Out of fairness, there is a recent paper on the topic http://dx.doi.org/10.1038/nature16059 by Toby S. Cubitt, David Perez-Garcia, and Michael M. Wolf. Undecidability of the spectral gap. Nature, 2015; 528: 207-201211. And that paper claims there are undecidable problems in physics.

But it does so by the exact same hack as the examples you give, i.e. taking an infinite number of problems, grouping them together as one problem and then arguing that you can't make a single solution that works for them all.

I'm not sure how that's physics. Sure, it's nice to have one solution that works for an infinite number of different problems. So it's nice to have when you can have it. But it's hardly an issue when you can't.

And note, the example of the spectral gap, isn't a mere unsolvedunsolved math problem, it's an undecidable one. Which means no single standard algorithm can solve all of the infinitely many cases.

A truly physical, experimentally falsifiable, question is a specific prediction. It takes a specific setup and generatedgenerates a specific prediction. One situation. Not infinitely many.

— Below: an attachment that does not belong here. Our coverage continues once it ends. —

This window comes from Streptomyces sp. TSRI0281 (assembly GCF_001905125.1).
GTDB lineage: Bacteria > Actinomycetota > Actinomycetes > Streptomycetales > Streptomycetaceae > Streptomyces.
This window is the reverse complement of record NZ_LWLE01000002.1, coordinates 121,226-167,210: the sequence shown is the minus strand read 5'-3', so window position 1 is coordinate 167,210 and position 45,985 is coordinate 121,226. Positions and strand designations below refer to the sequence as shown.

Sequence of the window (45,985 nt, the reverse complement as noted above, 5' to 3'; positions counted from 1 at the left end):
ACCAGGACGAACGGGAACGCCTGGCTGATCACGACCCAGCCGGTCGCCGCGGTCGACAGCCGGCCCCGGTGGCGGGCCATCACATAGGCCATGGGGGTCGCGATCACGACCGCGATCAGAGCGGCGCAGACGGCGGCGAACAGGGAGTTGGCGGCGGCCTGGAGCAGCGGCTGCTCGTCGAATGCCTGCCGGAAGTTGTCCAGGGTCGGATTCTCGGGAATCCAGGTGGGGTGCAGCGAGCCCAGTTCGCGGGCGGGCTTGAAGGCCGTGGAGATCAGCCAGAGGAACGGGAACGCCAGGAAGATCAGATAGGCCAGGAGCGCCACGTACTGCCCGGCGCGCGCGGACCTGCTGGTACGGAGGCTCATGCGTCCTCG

Sure, it can be nice to group a whole bunch of individual situations into a single group, especially if they can be tackled in one go. But they should be grouped together exactly if they can be solved together in one go.

If you can't solve them in one go, then you shouldn't have grouped them together into allegedly one problem. And if you can't solve a specific problem enough to make a prediction, then it isn't really science.

Out of fairness, there is a recent paper on the topic http://dx.doi.org/10.1038/nature16059 by Toby S. Cubitt, David Perez-Garcia, and Michael M. Wolf. Undecidability of the spectral gap. Nature, 2015; 528: 207-201. And that paper claims there are undecidable problems in physics.